Thunderbird Petroglyph

Thunderbird petroglyph

     Rock art, such as the Thunderbird petroplyph, can be found all over the desert Southwest. In archaeology, rock art is human-made markings placed on natural stone. Such artworks are often divided into three forms: petroglyphs, which are carved into the rock surface; pictographs, which are painted onto the surface; and earth figures or intaglios, engraved into the ground.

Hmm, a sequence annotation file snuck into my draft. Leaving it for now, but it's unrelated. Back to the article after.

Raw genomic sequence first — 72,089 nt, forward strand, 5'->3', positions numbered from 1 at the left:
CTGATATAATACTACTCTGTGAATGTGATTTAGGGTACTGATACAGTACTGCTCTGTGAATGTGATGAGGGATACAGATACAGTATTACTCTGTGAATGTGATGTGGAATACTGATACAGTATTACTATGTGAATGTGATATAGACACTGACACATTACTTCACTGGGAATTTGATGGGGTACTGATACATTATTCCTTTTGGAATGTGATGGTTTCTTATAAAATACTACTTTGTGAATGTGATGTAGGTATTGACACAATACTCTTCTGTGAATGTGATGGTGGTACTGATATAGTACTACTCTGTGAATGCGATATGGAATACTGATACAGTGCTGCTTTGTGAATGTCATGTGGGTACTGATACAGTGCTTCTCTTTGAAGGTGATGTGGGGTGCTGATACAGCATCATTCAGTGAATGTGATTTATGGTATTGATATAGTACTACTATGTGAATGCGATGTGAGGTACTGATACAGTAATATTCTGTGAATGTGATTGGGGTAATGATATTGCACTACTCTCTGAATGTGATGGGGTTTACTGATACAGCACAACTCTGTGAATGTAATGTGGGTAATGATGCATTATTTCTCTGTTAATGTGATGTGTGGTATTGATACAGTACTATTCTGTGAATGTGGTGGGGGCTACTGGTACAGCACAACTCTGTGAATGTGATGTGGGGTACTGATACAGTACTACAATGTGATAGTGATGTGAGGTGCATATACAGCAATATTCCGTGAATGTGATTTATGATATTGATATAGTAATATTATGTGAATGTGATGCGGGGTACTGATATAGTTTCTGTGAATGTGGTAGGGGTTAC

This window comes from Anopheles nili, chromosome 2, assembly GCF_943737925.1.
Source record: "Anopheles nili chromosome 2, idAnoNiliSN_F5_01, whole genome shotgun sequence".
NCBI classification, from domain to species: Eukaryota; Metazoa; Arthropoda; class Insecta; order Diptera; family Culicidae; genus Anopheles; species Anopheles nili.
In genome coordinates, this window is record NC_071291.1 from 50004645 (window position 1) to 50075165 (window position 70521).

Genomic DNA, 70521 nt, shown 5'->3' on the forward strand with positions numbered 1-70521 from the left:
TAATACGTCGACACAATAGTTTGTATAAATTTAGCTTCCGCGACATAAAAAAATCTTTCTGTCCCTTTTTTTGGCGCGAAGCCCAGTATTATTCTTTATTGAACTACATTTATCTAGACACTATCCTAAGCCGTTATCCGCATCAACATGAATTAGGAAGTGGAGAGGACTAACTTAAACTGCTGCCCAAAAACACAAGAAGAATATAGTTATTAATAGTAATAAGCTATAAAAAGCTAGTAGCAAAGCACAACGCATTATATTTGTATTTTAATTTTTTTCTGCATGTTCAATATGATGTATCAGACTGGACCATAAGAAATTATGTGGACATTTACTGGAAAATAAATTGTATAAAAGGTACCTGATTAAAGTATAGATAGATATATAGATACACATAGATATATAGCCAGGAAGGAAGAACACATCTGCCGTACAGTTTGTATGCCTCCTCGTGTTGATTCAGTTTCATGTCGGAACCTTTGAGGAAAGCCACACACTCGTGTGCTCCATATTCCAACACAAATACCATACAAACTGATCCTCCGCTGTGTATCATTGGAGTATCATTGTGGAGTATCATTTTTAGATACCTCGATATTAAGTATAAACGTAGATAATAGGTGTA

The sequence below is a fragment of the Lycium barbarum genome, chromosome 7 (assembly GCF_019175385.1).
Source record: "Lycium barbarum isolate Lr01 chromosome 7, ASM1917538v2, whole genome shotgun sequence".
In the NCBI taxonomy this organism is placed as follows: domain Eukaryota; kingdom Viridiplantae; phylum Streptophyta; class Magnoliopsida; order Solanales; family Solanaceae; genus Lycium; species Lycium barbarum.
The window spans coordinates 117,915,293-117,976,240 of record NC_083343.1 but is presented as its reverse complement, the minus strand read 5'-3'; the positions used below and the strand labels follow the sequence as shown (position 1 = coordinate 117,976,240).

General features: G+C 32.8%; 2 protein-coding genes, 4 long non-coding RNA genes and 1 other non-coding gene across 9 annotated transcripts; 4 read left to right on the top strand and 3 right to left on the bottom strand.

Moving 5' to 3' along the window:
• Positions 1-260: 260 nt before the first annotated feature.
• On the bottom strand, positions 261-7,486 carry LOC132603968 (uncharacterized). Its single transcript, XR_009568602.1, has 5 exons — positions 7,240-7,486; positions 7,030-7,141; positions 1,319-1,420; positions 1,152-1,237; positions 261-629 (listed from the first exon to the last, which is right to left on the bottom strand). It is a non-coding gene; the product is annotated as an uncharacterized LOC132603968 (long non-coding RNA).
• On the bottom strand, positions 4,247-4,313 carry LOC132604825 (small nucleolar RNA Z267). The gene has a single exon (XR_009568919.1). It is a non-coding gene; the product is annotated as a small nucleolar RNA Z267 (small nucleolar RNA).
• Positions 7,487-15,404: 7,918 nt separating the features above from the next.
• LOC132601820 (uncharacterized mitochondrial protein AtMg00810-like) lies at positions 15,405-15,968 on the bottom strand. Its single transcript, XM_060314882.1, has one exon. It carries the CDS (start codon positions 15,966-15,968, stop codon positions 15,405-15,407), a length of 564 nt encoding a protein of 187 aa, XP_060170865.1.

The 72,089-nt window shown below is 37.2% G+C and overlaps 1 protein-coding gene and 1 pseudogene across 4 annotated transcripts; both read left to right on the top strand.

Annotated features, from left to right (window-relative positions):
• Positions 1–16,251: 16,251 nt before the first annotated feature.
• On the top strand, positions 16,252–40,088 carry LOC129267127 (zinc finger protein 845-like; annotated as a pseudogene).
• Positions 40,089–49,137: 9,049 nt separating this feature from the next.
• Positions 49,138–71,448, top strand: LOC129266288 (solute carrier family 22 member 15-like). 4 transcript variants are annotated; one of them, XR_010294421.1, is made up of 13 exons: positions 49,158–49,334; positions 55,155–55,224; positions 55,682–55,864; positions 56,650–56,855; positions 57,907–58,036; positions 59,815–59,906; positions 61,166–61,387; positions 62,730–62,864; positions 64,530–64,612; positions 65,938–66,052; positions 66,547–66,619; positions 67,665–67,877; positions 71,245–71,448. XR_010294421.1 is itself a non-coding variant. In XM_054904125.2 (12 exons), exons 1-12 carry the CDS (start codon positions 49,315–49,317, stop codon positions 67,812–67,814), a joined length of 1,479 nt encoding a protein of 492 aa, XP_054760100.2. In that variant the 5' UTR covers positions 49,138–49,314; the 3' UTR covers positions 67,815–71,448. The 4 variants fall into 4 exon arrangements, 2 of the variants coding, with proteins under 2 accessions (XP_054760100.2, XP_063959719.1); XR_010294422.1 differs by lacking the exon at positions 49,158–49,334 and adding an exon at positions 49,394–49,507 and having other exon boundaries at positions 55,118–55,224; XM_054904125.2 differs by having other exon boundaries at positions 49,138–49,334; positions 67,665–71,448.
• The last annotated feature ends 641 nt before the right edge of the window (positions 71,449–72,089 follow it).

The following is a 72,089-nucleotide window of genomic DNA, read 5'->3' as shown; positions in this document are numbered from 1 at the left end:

In the legends of native North Americans, the Thunderbird is a powerful spirit in the form of a large bird. In many stories, the Thunderbird is thought of as a great Eagle or even a Condor. Thunderbird was used as an allegory for certain forces of nature in the natural order such as wind, thunder, lightning, etc. As the legend goes, lightning flashes from its beak and eyes, and the beating of its wings creates the thunder. The Thunderbird petroglyph symbol has been found across Canada and the United States, and within nearly all Native North American people’s legends and stories. 

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